In theory, it’s a nice move. It’s hard to come up with an argument against something that essentially boils down to ‘compassion and consideration for people who have to deal with something they can’t really control’. But what is life is if not an endless competition of who is the Most Outraged (and Daily Mail readers will beat us all, in the end)? Some of the arguments that people have been coming up with are pure gold, in idiocy terms. Do read on…

The best one I’ve seen is “OK, but what will the men get? Will they get time and a half when the women they work with are off and they’re doing extra work?” Erm, no. Do you get time and a half when Steve’s off with flu, or Dave’s got a stomach bug? No, exactly. Jog on. Men, you’re not missing out on anything here – you can already go about your month uninterrupted, safe in the knowledge that your body won’t turn on you for a few days every four weeks, regular and relentless as clockwork.

“Why don’t women just go to their GP and get help?” is another such plaintive refrain. As if poor, silly, fragile women can’t think of these things by themselves. They do. And if they can get a GP to take it seriously – ha! – the usual go-to treatment is the contraceptive pill. Which is just dandy if you can tolerate an additional dose of hormones, but not everyone can (I’m one of these lucky people – I’m officially Not Allowed to take the Pill, according to my GP. All my numbers came up on the physiology lottery, I can tell you). The other option is simply super-strong painkillers – which are great, but again, not for everyone. It’s easy to forget that drugs strong enough to be effective against severe pain will come with side effects. It’s also worth pointing out that it was the fourth GP I spoke to about period pain that took me seriously. I don’t think it’s a coincidence that the first three were men. Two of them tried the “ibuprofen and exercise” line on me and it was all I could do not to scoff derisively and walk out. Exercise?! Sorry, I’m not familiar with the “traumatised hedgehog” yoga pose*, and that’s about the only position I could be in when the pain was at full whack.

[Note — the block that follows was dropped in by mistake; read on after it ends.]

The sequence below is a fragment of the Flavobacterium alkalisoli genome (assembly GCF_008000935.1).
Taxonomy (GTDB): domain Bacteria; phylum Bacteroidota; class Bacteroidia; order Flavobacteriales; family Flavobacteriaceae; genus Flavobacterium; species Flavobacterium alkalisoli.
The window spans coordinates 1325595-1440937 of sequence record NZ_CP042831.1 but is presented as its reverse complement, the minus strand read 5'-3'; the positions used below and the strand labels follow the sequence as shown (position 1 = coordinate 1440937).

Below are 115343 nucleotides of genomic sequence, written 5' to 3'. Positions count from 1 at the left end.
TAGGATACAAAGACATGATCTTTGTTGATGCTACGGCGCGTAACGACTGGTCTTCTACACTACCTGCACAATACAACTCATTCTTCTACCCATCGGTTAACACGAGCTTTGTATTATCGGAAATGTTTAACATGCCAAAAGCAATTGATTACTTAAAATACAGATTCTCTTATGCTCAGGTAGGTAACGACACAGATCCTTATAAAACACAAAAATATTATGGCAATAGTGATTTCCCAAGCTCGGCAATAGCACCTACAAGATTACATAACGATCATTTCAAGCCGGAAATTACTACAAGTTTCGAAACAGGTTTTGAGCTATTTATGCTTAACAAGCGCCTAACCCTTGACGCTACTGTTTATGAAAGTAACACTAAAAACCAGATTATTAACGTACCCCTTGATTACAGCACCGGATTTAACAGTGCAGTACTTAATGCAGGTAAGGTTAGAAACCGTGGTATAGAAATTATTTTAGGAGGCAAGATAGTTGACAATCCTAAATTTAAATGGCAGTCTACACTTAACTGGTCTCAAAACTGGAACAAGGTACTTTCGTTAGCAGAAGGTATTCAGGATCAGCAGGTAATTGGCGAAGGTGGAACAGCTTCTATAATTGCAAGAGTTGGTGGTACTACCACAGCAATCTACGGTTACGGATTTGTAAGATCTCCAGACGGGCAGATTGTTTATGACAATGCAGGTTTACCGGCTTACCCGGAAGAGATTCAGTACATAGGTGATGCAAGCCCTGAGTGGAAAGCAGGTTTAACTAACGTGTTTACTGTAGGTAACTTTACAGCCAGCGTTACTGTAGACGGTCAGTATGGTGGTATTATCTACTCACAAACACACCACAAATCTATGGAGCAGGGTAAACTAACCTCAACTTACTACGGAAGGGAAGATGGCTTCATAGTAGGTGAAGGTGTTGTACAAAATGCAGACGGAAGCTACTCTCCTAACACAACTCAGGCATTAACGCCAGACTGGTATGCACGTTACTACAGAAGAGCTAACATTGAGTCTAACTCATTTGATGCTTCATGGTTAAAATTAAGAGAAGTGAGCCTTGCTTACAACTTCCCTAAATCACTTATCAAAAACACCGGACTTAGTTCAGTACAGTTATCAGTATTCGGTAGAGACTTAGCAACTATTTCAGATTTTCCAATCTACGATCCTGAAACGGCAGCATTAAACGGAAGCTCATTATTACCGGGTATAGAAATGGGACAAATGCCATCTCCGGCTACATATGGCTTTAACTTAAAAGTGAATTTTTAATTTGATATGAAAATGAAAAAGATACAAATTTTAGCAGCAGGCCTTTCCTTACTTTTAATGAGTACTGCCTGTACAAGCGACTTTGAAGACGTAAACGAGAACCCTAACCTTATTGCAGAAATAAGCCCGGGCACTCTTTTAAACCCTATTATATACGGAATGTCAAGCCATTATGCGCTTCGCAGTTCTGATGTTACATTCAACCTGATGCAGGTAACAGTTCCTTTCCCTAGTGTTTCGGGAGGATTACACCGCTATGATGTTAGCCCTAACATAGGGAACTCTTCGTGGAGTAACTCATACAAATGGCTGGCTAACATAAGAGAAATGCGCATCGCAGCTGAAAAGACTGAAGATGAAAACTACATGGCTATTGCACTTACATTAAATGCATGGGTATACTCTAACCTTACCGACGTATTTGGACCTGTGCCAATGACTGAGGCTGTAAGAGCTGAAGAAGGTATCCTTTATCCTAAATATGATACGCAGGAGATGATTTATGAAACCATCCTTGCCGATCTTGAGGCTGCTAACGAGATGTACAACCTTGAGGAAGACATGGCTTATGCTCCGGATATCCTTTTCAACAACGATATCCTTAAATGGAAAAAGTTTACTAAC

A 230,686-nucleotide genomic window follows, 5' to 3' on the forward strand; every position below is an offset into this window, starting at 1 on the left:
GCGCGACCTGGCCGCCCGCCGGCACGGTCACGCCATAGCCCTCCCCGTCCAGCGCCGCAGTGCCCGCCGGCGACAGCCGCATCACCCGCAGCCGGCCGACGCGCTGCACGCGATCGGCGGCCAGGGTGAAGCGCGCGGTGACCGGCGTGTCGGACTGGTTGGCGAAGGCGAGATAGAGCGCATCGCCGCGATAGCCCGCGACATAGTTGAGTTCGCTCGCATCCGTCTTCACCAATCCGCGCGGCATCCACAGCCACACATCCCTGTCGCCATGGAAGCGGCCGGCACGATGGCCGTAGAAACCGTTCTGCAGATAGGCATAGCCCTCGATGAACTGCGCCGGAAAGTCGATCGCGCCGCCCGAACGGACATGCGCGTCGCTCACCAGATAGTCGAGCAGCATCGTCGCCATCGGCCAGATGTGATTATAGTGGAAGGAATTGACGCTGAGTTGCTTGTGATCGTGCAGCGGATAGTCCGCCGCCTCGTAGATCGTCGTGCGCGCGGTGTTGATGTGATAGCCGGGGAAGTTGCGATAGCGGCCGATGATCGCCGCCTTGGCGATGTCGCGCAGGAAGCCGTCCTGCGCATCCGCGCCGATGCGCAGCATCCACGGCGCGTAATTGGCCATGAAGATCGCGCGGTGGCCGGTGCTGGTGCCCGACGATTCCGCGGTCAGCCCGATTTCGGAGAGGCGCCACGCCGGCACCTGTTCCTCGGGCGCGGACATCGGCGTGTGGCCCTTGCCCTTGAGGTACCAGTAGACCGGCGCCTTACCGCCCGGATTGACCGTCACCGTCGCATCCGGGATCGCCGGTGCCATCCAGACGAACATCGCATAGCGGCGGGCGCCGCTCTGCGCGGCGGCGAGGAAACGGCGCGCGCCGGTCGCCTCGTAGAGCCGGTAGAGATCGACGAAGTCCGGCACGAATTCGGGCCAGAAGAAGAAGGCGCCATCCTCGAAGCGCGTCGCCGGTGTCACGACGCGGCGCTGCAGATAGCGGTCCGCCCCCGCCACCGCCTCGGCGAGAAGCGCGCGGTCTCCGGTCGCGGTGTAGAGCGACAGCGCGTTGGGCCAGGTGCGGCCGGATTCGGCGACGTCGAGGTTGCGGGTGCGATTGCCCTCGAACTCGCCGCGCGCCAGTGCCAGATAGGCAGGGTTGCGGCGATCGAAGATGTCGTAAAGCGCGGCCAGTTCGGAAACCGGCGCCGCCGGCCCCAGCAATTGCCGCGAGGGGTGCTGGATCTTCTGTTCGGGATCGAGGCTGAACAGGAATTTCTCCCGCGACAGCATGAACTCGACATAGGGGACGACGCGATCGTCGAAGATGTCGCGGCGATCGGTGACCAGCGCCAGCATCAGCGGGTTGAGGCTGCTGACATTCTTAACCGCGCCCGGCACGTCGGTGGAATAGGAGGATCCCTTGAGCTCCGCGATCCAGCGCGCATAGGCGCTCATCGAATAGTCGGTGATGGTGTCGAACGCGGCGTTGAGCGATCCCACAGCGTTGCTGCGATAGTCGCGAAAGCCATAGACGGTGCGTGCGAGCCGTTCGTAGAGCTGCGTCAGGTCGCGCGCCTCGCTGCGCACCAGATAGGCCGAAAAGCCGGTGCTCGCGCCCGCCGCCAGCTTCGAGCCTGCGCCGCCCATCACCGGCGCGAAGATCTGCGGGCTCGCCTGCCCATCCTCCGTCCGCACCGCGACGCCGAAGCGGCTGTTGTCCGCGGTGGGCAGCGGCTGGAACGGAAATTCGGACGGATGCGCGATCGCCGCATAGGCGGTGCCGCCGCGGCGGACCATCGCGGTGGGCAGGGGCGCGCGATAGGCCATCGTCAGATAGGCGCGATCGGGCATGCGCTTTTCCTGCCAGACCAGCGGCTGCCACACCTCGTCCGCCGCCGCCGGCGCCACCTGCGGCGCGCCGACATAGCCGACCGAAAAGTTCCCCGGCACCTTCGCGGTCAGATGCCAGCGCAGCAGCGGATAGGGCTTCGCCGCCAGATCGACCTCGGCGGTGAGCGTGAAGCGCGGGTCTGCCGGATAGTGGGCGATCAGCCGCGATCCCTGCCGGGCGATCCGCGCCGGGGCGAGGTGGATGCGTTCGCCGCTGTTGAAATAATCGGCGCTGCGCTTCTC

*curled up in a ball, whimpering softly, since you ask.

Then there’s the “well, this is it for women in the workplace – what with the maternity leave and everything, they’ll be screwed! No promotions for them! Give it time and they won’t even get hired!” crowd.  I accept this one – though not the smug, I-always-knew-women-were-weak tone that accompanies it. It is problematic – God knows we don’t need yet another career obstacle, but we must also bear in mind that male is not the only norm; we need to stop making ‘man’ the default. Just because women make up only 17.3% of FTSE 100 board directors, 25% of MPs and 23% of reporters on national daily newspapers doesn’t mean this will always be so. The tide will turn – men have been running most of the shows for thousands of years now, and it’s time some space was made. And that means accommodating the needs of people who aren’t men.